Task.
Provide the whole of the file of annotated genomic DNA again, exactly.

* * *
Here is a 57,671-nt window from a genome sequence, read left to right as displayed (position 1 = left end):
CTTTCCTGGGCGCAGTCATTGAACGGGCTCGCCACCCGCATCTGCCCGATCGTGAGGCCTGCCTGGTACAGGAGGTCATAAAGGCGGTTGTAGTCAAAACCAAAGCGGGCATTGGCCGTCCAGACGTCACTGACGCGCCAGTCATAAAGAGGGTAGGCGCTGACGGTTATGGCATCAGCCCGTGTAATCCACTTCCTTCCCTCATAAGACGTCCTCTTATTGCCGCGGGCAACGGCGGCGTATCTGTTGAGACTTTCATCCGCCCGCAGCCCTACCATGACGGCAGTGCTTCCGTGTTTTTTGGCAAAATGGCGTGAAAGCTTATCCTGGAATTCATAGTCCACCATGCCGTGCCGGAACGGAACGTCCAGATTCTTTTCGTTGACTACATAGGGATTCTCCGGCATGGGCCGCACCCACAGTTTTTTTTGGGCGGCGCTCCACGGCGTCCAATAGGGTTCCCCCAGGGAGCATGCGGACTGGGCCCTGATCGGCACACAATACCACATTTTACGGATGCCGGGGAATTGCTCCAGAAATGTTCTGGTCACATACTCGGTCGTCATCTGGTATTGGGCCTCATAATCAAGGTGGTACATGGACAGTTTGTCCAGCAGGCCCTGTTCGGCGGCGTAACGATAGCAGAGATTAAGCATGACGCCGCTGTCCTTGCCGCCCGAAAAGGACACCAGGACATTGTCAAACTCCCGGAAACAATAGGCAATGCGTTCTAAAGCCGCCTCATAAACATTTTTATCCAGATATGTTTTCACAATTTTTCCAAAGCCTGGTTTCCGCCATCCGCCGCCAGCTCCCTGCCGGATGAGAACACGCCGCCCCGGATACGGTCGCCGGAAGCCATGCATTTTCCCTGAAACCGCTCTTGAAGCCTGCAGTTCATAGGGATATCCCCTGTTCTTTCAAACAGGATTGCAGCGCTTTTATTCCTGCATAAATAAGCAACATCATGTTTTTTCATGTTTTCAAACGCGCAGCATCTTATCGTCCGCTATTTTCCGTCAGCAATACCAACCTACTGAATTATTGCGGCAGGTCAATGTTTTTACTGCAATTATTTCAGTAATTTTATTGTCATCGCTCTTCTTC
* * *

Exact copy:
Here is a 57,671-nt window from a genome sequence, read left to right as displayed (position 1 = left end):
CTTTCCTGGGCGCAGTCATTGAACGGGCTCGCCACCCGCATCTGCCCGATCGTGAGGCCTGCCTGGTACAGGAGGTCATAAAGGCGGTTGTAGTCAAAACCAAAGCGGGCATTGGCCGTCCAGACGTCACTGACGCGCCAGTCATAAAGAGGGTAGGCGCTGACGGTTATGGCATCAGCCCGTGTAATCCACTTCCTTCCCTCATAAGACGTCCTCTTATTGCCGCGGGCAACGGCGGCGTATCTGTTGAGACTTTCATCCGCCCGCAGCCCTACCATGACGGCAGTGCTTCCGTGTTTTTTGGCAAAATGGCGTGAAAGCTTATCCTGGAATTCATAGTCCACCATGCCGTGCCGGAACGGAACGTCCAGATTCTTTTCGTTGACTACATAGGGATTCTCCGGCATGGGCCGCACCCACAGTTTTTTTTGGGCGGCGCTCCACGGCGTCCAATAGGGTTCCCCCAGGGAGCATGCGGACTGGGCCCTGATCGGCACACAATACCACATTTTACGGATGCCGGGGAATTGCTCCAGAAATGTTCTGGTCACATACTCGGTCGTCATCTGGTATTGGGCCTCATAATCAAGGTGGTACATGGACAGTTTGTCCAGCAGGCCCTGTTCGGCGGCGTAACGATAGCAGAGATTAAGCATGACGCCGCTGTCCTTGCCGCCCGAAAAGGACACCAGGACATTGTCAAACTCCCGGAAACAATAGGCAATGCGTTCTAAAGCCGCCTCATAAACATTTTTATCCAGATATGTTTTCACAATTTTTCCAAAGCCTGGTTTCCGCCATCCGCCGCCAGCTCCCTGCCGGATGAGAACACGCCGCCCCGGATACGGTCGCCGGAAGCCATGCATTTTCCCTGAAACCGCTCTTGAAGCCTGCAGTTCATAGGGATATCCCCTGTTCTTTCAAACAGGATTGCAGCGCTTTTATTCCTGCATAAATAAGCAACATCATGTTTTTTCATGTTTTCAAACGCGCAGCATCTTATCGTCCGCTATTTTCCGTCAGCAATACCAACCTACTGAATTATTGCGGCAGGTCAATGTTTTTACTGCAATTATTTCAGTAATTTTATTGTCATCGCTCTTCTTC